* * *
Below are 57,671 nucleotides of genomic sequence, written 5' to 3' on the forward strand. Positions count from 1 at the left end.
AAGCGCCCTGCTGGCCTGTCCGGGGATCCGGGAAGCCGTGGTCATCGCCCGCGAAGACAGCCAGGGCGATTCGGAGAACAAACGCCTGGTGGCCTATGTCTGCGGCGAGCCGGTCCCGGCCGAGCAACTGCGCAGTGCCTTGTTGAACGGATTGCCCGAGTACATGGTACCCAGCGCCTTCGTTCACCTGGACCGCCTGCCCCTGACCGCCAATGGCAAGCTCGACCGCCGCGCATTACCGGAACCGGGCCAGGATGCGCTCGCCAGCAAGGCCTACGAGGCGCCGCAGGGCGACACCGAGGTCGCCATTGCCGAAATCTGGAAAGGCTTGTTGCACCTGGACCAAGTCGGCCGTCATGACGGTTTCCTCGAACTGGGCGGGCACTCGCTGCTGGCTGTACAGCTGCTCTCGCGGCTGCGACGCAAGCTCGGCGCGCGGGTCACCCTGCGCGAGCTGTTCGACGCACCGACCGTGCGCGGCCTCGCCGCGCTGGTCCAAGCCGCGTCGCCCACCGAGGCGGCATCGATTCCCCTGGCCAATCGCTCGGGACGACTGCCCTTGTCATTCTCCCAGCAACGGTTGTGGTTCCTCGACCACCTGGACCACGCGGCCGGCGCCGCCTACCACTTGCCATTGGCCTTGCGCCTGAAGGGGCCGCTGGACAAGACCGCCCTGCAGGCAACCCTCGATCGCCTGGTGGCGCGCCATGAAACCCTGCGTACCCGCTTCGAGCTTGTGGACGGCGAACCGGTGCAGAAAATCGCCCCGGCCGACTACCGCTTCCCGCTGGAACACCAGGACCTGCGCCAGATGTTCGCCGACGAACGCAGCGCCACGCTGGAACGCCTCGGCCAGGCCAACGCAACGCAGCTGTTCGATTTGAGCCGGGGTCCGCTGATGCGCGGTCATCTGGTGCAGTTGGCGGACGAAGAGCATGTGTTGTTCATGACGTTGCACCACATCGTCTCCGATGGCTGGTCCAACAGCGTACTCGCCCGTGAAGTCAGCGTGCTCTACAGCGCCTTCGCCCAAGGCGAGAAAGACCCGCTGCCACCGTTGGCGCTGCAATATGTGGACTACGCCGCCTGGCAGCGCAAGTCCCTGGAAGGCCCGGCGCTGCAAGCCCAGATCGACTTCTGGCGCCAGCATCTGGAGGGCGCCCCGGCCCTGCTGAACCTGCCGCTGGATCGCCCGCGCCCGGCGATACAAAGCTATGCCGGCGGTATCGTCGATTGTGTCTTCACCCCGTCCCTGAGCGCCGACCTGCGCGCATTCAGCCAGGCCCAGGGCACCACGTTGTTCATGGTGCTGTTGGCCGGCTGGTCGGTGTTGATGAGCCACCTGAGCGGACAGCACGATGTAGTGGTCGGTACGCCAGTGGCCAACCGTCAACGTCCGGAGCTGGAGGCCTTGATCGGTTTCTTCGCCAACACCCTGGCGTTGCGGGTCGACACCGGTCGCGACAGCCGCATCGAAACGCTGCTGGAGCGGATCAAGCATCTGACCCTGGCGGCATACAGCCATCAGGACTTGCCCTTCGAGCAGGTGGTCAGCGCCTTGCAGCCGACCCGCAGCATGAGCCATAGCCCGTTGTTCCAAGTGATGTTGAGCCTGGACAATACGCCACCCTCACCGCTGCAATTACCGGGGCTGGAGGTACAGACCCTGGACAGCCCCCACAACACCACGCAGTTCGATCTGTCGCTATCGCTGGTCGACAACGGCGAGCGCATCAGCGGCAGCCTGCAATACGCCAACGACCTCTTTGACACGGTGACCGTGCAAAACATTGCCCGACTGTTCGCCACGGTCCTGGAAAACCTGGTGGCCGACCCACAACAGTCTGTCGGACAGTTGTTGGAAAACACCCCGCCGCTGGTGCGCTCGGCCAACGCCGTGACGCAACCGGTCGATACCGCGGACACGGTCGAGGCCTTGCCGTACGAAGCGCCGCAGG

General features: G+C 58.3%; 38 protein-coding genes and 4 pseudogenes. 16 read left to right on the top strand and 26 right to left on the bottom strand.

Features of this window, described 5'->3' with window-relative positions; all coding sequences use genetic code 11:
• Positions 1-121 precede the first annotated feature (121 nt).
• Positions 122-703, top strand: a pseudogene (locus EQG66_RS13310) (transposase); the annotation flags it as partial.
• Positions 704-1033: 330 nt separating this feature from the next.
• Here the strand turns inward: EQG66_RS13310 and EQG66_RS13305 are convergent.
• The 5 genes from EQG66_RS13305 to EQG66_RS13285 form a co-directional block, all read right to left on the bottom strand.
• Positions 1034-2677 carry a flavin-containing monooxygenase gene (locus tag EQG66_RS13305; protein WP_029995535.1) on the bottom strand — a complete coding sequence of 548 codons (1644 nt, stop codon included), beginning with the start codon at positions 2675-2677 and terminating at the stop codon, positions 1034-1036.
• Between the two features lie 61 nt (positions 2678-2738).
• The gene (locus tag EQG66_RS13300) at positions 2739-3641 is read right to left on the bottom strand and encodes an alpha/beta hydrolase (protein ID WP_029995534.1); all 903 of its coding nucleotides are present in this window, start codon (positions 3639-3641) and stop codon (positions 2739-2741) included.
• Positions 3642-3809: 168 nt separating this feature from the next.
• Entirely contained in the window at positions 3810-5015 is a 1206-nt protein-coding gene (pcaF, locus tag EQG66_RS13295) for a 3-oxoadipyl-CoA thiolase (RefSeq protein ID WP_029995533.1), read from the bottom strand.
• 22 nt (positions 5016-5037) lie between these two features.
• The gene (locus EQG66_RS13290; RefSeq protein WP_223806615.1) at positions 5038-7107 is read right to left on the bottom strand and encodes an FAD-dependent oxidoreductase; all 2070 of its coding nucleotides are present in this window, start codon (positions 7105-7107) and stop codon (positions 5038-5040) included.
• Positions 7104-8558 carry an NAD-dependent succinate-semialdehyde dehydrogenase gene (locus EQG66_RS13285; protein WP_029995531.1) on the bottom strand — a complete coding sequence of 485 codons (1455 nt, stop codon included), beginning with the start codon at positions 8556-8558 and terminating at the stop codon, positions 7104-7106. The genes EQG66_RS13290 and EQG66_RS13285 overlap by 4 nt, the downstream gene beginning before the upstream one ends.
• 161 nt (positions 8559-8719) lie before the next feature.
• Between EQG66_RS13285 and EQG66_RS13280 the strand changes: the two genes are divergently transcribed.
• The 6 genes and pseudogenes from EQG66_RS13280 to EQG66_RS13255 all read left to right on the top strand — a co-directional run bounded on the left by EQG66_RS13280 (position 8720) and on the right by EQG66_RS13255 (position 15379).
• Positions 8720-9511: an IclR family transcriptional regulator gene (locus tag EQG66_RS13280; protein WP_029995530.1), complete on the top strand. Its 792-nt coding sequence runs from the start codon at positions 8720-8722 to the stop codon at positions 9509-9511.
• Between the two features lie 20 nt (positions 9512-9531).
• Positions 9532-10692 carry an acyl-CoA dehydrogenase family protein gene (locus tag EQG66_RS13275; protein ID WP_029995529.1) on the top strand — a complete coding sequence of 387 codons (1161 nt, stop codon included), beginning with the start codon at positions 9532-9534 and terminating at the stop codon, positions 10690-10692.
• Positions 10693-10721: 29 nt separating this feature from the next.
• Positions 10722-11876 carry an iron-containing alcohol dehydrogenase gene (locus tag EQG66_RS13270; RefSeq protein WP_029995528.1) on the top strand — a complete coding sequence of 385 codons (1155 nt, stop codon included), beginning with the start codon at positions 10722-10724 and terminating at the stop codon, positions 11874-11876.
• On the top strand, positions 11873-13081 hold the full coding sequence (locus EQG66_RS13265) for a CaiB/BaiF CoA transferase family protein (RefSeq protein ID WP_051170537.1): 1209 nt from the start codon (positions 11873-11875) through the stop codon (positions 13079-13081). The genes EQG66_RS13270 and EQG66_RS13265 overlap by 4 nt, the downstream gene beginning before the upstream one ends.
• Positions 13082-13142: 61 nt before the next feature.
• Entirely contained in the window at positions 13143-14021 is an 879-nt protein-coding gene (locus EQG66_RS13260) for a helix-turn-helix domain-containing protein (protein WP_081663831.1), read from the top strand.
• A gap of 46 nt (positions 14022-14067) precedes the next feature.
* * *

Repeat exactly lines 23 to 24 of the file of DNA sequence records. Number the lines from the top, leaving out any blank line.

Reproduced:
• Positions 9532-10692 carry an acyl-CoA dehydrogenase family protein gene (locus tag EQG66_RS13275; protein ID WP_029995529.1) on the top strand — a complete coding sequence of 387 codons (1161 nt, stop codon included), beginning with the start codon at positions 9532-9534 and terminating at the stop codon, positions 10690-10692.
• Positions 10693-10721: 29 nt separating this feature from the next.